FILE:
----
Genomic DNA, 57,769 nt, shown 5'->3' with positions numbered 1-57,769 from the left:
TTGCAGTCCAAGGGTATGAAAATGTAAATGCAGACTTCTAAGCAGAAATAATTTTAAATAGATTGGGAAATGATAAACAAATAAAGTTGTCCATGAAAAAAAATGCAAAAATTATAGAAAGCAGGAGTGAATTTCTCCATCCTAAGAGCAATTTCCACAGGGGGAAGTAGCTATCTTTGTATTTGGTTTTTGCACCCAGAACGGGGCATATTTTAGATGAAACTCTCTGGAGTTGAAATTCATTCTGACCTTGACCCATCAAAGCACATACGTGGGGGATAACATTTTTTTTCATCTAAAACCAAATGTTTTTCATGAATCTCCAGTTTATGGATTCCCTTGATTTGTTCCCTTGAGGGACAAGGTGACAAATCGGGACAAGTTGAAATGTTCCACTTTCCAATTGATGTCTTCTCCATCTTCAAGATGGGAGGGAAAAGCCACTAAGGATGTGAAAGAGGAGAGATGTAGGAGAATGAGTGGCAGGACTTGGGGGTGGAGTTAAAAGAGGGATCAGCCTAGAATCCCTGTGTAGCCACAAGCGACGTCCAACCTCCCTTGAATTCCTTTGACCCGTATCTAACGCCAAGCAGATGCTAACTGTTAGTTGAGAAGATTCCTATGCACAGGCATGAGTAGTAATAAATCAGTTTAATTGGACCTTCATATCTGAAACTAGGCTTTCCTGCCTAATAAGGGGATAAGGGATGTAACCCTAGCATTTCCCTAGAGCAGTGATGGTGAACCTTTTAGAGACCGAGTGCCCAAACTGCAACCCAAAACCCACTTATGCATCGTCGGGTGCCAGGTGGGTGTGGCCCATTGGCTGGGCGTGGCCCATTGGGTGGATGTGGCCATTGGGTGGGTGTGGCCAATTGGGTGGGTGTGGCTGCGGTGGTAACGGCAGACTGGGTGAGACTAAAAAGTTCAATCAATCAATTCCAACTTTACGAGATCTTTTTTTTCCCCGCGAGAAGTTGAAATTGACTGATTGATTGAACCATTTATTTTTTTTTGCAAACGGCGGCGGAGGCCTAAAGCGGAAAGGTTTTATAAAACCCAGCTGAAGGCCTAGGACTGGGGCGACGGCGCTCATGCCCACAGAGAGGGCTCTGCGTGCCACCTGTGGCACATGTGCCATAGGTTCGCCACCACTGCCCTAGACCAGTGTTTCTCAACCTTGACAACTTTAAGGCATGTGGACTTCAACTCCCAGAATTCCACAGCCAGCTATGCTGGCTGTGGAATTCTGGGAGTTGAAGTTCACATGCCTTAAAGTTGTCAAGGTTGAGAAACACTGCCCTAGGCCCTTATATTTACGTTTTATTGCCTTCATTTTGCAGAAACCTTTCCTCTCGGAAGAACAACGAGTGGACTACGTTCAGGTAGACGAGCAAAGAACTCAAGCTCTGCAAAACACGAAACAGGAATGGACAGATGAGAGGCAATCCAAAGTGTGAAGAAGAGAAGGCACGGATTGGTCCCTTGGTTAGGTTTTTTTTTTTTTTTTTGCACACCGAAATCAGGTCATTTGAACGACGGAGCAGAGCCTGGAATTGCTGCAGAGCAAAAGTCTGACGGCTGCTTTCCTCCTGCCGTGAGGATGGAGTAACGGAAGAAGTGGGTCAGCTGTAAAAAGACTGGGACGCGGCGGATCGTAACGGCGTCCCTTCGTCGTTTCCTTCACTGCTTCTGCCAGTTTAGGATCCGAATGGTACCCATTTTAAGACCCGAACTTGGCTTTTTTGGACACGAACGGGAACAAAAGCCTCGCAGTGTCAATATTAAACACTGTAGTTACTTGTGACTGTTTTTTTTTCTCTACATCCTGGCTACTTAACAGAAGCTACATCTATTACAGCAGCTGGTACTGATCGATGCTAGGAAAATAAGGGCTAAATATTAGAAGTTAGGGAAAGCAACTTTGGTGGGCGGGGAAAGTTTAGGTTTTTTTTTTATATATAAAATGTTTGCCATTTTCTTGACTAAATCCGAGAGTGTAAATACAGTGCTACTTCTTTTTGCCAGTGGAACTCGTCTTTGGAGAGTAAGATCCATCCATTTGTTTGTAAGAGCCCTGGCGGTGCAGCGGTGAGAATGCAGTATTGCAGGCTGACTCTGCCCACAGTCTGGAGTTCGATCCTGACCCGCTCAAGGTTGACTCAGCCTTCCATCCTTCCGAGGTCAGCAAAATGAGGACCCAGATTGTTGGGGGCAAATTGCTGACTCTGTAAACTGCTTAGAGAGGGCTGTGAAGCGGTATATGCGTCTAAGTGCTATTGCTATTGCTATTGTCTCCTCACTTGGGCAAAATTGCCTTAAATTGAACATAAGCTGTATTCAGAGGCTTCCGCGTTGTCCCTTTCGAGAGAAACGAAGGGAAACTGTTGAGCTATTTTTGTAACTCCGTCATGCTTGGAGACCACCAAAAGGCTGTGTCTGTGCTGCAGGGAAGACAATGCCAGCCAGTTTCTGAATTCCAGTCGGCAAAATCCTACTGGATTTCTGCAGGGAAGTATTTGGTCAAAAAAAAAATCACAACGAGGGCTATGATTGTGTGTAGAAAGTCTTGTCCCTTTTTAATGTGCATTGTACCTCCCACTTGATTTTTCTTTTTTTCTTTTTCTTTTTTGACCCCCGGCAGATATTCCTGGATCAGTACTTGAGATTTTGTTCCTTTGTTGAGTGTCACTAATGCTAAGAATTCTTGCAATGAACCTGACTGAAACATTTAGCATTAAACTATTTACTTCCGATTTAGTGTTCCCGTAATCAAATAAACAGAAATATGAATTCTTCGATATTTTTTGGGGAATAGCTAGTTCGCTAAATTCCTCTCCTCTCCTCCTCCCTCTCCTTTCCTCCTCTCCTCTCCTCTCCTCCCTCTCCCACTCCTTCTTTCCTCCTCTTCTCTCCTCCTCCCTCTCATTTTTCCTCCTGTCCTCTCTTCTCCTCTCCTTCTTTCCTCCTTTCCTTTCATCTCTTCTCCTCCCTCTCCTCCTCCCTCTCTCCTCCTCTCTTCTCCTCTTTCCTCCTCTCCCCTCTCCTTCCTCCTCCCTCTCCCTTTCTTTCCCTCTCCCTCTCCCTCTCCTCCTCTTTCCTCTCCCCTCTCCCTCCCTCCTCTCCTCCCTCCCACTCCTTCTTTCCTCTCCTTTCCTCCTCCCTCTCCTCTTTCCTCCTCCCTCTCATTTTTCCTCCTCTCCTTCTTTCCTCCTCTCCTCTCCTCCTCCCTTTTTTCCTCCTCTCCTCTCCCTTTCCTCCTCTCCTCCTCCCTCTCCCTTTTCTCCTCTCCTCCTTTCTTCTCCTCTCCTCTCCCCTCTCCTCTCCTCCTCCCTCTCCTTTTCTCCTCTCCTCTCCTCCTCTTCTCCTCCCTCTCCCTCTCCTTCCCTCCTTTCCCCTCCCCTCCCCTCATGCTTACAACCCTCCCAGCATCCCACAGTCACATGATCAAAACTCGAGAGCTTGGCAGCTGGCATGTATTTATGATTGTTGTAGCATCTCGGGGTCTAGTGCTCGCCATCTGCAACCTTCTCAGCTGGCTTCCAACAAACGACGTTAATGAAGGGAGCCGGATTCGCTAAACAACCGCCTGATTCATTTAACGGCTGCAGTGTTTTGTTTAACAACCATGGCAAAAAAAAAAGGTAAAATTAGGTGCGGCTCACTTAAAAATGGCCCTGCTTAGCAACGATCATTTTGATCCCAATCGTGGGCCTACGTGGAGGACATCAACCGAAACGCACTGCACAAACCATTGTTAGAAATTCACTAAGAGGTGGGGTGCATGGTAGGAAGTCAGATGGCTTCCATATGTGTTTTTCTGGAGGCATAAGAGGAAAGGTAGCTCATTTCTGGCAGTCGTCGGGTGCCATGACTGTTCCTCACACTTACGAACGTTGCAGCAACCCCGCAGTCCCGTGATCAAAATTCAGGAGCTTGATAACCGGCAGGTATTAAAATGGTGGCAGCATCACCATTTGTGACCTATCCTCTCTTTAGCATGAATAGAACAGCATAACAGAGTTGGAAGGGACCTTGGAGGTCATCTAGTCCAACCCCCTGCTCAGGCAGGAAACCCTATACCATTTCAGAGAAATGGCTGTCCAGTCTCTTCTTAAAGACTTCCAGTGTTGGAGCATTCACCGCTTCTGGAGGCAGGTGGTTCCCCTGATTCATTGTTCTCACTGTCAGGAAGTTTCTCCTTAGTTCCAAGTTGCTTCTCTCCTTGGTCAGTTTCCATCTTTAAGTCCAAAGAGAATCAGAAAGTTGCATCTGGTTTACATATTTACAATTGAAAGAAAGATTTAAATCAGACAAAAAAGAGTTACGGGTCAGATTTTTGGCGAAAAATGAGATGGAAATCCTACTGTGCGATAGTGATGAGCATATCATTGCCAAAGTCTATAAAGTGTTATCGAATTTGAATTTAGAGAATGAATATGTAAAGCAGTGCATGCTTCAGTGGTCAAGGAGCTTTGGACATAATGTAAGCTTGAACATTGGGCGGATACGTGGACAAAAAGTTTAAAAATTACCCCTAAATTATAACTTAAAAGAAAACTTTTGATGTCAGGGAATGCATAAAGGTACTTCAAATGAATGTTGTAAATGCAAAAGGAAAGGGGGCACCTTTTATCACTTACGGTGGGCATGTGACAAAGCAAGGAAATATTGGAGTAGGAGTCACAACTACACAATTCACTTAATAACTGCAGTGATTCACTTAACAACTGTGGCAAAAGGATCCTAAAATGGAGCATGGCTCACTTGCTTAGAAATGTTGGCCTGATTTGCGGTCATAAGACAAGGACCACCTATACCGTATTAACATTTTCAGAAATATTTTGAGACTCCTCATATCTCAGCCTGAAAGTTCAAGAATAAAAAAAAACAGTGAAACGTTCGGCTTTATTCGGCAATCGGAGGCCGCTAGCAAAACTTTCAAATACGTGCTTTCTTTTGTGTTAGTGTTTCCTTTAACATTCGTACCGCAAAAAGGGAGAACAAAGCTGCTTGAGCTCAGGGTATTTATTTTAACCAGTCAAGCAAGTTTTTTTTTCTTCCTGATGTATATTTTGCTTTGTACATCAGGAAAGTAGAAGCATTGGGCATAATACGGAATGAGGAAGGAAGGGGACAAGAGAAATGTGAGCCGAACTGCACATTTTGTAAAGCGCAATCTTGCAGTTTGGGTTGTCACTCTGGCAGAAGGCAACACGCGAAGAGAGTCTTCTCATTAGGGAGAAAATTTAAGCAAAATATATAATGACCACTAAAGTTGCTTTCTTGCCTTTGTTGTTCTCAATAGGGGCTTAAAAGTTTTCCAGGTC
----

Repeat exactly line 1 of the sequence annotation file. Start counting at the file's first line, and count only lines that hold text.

Genomic DNA, 57,769 nt, shown 5'->3' with positions numbered 1-57,769 from the left: